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Old May 13th, 2019, 05:06 PM   #1
bendanator
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Heater voltage

Hello everyone,

This may be a dumb question but is there a benefit of using a 240v heater over 480? Most all the equipment I work on has 480 for the main feed and then a second transformer to step it to 240 for heater bands. There are about 15 heaters per unit. Wondering if there is a reason for that and would it have been more effective to just not pay for the second transformer and do everything in 480?

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Old May 13th, 2019, 05:22 PM   #2
jaden
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I have seen two 240 heaters wired in series across 480 volt supply. Seems rather common, which makes me wonder if 480 volt heaters are hard to get.
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Old May 14th, 2019, 07:54 AM   #3
T Gibbs
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We have 480V heaters on many different machines. They're not hard to get
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Old May 14th, 2019, 10:18 AM   #4
NetNathan
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240V is more popular and universal.
Higher voltage variations are anywhere from 380 to 480.
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Old May 14th, 2019, 01:11 PM   #5
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Often it has to do with a concept called "watt density", meaning that if you want a certain amount of wattage, but the size of the element that will fit in the allotted space is small, you may end up causing scorching if the voltage is higher. So the designer plays a numbers game of using heater for a higher voltage, but applies a lower voltage to end up with the desired wattage but a lower amount of watts/sq. inch on the surface of the element.
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Old May 14th, 2019, 01:27 PM   #6
STEMAPPLICATIONS
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Mostly resistive load (fans negligible). Simple single phase example: 24kva of heaters = 100 amps @ 240 VAC or 50 amps at 480 VAC. Savings in wire if this is going to involve hundreds of feet of wire. Simple wire sizing (75 C) #3 AWG vs #8 AWG.
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Old May 14th, 2019, 02:11 PM   #7
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Just instead of connecting the heaters one by one to 240V, connected them in series of 2 to 480V.
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Old May 14th, 2019, 06:35 PM   #8
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Depends on the type of heater whether you series them. If fans or pumps are involved as parts of the heater unit, might not work so well. But at the same time, appears not as you already have some done that way. Only comment I can make is that just because an OEM figured out how to save themselves money by doing it this way doesn't mean it's the best way to do it. You open circuit one heater, neither one will work. You short circuit one heater and you will lose the other in short order. If the heaters are critical to the machine, losing one possibly means losing two ($$) or the machine is without heat at all instead of still having one running. In my experience when you run into something like this from an OEM it usually means they got a great deal on the lower voltage units.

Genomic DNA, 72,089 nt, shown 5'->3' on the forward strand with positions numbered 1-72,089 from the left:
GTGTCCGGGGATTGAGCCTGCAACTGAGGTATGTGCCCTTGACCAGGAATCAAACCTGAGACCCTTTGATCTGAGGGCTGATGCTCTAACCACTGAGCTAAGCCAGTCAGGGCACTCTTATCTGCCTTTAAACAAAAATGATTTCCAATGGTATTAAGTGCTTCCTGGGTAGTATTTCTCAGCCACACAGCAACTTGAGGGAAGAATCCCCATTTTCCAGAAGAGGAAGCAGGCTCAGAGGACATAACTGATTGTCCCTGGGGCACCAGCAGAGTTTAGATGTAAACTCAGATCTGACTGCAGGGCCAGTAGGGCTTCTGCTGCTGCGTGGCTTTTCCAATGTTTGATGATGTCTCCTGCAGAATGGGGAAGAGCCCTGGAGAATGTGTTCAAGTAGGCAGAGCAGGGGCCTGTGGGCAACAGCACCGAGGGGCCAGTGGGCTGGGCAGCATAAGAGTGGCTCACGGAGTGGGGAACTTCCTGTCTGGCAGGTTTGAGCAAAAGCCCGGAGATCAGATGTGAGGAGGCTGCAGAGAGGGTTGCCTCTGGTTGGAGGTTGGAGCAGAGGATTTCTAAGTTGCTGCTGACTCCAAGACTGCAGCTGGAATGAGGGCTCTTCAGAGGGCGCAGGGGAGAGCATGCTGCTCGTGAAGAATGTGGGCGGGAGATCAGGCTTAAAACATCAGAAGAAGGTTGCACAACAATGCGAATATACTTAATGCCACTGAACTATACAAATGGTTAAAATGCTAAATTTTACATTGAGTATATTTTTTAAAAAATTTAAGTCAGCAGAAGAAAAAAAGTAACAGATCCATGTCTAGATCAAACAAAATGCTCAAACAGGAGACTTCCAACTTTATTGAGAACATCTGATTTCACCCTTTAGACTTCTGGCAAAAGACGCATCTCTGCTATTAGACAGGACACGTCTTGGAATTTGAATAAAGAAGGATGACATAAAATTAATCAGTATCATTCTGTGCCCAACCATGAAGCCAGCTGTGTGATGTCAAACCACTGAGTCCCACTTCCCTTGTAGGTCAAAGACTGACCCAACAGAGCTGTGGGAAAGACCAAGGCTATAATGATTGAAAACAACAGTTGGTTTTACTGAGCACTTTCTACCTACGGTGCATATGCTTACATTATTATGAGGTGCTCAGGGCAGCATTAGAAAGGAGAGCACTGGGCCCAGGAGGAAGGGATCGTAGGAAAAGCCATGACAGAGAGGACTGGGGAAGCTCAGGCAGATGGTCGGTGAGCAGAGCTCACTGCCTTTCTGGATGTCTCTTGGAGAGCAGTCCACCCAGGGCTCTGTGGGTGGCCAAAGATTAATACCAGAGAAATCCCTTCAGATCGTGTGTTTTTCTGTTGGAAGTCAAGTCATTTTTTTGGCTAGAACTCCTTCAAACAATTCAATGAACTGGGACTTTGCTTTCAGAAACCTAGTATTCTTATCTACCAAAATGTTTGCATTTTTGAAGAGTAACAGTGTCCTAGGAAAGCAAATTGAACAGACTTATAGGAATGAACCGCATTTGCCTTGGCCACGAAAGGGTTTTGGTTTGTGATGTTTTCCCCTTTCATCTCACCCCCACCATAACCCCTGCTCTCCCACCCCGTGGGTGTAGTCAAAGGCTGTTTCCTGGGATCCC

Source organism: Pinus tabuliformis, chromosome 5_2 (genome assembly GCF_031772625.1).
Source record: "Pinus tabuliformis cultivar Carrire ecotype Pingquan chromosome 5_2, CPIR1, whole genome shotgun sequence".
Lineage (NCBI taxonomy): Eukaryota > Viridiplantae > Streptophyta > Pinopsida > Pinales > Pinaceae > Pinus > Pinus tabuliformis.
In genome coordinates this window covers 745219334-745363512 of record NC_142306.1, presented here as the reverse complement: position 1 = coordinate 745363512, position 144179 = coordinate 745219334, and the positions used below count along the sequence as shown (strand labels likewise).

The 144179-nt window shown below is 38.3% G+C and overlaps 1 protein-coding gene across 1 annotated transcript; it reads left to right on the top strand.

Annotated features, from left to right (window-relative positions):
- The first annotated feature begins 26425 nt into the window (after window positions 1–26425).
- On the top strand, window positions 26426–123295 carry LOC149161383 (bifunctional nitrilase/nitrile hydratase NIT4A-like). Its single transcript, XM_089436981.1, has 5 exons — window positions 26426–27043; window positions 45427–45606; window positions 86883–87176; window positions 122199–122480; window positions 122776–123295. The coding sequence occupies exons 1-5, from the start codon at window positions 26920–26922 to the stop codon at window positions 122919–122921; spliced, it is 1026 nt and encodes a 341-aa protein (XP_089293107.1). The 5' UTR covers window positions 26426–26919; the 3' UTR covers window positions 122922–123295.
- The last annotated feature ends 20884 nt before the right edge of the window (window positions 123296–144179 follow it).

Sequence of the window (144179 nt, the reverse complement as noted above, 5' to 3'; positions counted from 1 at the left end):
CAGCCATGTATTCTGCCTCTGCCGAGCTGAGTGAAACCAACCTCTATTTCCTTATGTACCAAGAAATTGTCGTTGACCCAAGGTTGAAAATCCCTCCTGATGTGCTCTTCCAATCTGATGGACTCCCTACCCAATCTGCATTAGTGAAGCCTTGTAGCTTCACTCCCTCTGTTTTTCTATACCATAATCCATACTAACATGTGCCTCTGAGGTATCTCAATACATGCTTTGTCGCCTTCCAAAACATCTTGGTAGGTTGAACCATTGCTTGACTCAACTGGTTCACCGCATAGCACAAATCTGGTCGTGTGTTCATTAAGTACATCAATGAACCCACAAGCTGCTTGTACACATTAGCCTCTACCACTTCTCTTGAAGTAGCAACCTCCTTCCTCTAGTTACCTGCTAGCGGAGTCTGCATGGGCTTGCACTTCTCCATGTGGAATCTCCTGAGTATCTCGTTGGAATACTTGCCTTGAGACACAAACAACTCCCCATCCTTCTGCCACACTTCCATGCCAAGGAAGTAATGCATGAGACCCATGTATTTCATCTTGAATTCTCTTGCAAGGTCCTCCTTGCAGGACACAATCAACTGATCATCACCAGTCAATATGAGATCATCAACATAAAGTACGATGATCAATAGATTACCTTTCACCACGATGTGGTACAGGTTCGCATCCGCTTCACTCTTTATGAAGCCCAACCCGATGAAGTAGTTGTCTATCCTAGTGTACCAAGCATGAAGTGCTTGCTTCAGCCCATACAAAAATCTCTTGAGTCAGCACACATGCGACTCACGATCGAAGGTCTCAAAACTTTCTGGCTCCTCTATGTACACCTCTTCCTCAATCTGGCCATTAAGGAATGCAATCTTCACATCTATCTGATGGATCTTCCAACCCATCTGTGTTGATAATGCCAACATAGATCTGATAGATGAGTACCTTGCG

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Old May 15th, 2019, 01:06 AM   #9
Aabeck
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I have found, even from big machinery builders, that frequently what is put on a machine being built is heavily dependent on what they have left over from previous builds.


Using 240V heaters on a 480V machine gives no difference in KWh of electricity used, but there is the added expense of a transformer, fuses and wiring - and there is a consumption of electricity by the transformer itself and heat generation if inside the enclosure to take into consideration.



Plus the wire gauge for a 4KW 240W heater wired to 240V would be larger for double the amps of a 4KW 480V heater or 2) 2KW 240V heaters in series, with larger fuses and terminals.
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Old May 15th, 2019, 09:12 AM   #10
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Quote:
Originally Posted by Aabeck View Post
I have found, even from big machinery builders, that frequently what is put on a machine being built is heavily dependent on what they have left over from previous builds.

Using 240V heaters on a 480V machine gives no difference in KWh of electricity used, but there is the added expense of a transformer, fuses and wiring - and there is a consumption of electricity by the transformer itself and heat generation if inside the enclosure to take into consideration.

Plus the wire gauge for a 4KW 240W heater wired to 240V would be larger for double the amps of a 4KW 480V heater or 2) 2KW 240V heaters in series, with larger fuses and terminals.
Another very plausible explanation for this odd configuration. Love your signature line. Sure echoes my experience!!
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Old May 15th, 2019, 10:03 PM   #11
Geoff White
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I have seen them in series between three phases but with a center tap in each pair. A heating controller varied the output by connecting the center taps as a star point. Confusing but effective.
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